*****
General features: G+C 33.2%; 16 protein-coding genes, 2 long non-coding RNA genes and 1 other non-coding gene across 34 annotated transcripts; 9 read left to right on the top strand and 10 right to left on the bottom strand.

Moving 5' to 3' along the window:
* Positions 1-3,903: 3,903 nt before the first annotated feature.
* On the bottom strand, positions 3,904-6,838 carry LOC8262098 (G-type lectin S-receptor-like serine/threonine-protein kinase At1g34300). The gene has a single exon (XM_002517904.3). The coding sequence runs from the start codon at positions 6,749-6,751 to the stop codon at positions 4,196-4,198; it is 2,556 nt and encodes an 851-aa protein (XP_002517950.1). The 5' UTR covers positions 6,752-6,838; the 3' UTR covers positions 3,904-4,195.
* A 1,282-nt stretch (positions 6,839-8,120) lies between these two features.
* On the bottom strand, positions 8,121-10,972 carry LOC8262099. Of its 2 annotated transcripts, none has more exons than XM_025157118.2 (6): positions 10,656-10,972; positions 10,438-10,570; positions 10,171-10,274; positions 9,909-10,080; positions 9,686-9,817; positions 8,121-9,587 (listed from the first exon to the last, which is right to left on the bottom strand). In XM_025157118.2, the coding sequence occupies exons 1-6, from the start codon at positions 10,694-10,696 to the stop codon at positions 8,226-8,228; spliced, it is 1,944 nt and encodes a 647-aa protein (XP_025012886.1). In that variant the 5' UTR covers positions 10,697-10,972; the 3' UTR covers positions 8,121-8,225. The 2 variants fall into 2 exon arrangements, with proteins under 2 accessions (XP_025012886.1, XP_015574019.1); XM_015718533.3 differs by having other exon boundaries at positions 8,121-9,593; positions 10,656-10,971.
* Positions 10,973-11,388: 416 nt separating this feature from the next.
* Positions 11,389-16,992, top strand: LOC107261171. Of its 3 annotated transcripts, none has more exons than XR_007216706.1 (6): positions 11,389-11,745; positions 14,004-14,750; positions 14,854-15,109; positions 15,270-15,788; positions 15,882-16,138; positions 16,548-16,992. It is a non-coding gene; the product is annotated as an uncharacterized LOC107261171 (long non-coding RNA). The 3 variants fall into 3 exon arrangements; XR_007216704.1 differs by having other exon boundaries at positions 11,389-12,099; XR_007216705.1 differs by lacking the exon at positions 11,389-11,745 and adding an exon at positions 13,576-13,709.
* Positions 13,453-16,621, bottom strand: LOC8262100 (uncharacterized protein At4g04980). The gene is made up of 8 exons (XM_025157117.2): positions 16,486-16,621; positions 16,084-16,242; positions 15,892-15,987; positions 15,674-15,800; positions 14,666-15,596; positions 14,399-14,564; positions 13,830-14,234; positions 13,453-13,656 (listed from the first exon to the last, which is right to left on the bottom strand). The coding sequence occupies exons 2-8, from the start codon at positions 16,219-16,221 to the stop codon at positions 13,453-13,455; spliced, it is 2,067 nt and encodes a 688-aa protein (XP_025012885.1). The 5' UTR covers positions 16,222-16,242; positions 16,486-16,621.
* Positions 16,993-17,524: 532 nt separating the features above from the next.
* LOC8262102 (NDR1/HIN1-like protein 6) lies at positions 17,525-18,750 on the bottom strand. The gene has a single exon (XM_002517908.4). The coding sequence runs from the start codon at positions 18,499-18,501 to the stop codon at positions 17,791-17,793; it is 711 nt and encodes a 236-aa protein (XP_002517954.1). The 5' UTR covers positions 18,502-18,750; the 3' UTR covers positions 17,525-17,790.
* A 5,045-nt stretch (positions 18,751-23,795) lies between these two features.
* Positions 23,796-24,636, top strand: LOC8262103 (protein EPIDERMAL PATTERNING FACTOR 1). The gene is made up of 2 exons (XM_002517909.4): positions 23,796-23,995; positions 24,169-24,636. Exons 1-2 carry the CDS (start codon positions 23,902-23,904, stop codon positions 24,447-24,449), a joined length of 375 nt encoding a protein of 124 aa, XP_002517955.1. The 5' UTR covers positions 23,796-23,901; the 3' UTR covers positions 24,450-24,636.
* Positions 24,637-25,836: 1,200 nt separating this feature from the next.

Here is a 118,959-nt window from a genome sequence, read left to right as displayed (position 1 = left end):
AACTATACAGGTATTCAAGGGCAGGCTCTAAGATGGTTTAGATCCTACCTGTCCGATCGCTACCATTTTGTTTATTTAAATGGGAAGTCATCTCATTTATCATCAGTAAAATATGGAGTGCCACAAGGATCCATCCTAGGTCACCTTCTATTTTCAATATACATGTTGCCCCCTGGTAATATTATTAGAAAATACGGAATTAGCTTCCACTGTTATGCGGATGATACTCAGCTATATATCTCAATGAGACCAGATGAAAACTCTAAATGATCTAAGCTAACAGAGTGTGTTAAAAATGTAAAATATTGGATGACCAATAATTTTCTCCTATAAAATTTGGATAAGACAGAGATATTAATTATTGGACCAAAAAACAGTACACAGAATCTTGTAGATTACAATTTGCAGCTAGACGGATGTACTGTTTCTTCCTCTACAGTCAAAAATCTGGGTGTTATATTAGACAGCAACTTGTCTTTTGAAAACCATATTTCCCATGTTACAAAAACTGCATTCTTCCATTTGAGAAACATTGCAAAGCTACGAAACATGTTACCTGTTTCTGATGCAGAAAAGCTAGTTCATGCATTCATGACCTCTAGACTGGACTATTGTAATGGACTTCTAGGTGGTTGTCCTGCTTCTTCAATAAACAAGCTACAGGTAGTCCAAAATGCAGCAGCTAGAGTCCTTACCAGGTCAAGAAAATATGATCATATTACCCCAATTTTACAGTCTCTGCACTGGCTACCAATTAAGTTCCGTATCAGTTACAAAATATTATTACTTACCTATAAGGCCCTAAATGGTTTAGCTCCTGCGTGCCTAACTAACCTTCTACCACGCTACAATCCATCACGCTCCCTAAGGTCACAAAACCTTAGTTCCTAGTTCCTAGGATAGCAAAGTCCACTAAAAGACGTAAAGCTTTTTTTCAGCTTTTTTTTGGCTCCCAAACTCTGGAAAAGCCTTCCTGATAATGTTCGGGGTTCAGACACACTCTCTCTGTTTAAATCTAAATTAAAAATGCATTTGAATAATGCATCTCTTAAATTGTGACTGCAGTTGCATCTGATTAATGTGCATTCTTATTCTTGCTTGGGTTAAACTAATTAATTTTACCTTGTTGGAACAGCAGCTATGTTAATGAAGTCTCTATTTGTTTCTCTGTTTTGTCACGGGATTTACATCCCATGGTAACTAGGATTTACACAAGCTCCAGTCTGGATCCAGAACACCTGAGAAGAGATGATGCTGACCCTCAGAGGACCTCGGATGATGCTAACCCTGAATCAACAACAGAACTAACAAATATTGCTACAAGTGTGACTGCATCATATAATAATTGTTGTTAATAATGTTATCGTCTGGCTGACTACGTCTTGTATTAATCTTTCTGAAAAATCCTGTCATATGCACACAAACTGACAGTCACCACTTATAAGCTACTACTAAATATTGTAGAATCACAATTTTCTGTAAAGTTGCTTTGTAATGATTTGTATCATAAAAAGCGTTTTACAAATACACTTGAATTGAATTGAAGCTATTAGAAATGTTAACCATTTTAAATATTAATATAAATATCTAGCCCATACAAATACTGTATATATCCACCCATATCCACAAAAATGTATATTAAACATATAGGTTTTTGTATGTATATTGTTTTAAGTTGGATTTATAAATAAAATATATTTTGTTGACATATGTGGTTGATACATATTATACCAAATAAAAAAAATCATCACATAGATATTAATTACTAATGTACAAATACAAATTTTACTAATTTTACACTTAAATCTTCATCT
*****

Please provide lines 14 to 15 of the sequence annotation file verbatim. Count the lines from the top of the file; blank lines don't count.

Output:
* Positions 24,637-25,836: 1,200 nt separating this feature from the next.

Here is a 118,959-nt window from a genome sequence, read left to right as displayed (position 1 = left end):